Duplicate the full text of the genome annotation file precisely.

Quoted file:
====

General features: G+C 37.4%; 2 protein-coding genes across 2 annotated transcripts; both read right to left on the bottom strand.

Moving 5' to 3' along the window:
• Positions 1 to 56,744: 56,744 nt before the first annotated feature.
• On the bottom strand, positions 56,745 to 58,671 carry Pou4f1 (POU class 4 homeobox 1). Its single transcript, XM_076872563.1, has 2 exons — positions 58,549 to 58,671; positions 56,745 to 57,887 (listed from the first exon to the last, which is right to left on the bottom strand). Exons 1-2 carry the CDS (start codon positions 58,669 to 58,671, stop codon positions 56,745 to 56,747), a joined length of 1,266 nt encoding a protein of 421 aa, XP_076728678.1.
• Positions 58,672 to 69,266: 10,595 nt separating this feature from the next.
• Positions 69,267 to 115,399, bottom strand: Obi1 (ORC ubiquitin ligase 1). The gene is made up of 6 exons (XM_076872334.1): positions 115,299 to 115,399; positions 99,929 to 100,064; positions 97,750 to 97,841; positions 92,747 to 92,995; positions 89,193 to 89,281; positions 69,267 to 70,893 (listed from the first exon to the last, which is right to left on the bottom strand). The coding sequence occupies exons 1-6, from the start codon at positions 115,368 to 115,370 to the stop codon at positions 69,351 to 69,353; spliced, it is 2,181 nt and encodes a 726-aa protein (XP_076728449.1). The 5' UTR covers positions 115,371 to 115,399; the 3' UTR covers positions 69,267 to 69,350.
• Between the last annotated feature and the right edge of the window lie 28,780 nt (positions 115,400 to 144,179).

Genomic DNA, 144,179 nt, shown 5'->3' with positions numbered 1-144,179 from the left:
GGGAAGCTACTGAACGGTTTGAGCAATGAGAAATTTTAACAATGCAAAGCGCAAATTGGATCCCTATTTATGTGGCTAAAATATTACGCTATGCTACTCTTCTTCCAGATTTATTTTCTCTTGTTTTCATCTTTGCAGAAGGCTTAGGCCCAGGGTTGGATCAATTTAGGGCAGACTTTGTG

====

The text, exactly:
General features: G+C 37.4%; 2 protein-coding genes across 2 annotated transcripts; both read right to left on the bottom strand.

Moving 5' to 3' along the window:
• Positions 1 to 56,744: 56,744 nt before the first annotated feature.
• On the bottom strand, positions 56,745 to 58,671 carry Pou4f1 (POU class 4 homeobox 1). Its single transcript, XM_076872563.1, has 2 exons — positions 58,549 to 58,671; positions 56,745 to 57,887 (listed from the first exon to the last, which is right to left on the bottom strand). Exons 1-2 carry the CDS (start codon positions 58,669 to 58,671, stop codon positions 56,745 to 56,747), a joined length of 1,266 nt encoding a protein of 421 aa, XP_076728678.1.
• Positions 58,672 to 69,266: 10,595 nt separating this feature from the next.
• Positions 69,267 to 115,399, bottom strand: Obi1 (ORC ubiquitin ligase 1). The gene is made up of 6 exons (XM_076872334.1): positions 115,299 to 115,399; positions 99,929 to 100,064; positions 97,750 to 97,841; positions 92,747 to 92,995; positions 89,193 to 89,281; positions 69,267 to 70,893 (listed from the first exon to the last, which is right to left on the bottom strand). The coding sequence occupies exons 1-6, from the start codon at positions 115,368 to 115,370 to the stop codon at positions 69,351 to 69,353; spliced, it is 2,181 nt and encodes a 726-aa protein (XP_076728449.1). The 5' UTR covers positions 115,371 to 115,399; the 3' UTR covers positions 69,267 to 69,350.
• Between the last annotated feature and the right edge of the window lie 28,780 nt (positions 115,400 to 144,179).

Genomic DNA, 144,179 nt, shown 5'->3' with positions numbered 1-144,179 from the left:
GGGAAGCTACTGAACGGTTTGAGCAATGAGAAATTTTAACAATGCAAAGCGCAAATTGGATCCCTATTTATGTGGCTAAAATATTACGCTATGCTACTCTTCTTCCAGATTTATTTTCTCTTGTTTTCATCTTTGCAGAAGGCTTAGGCCCAGGGTTGGATCAATTTAGGGCAGACTTTGTG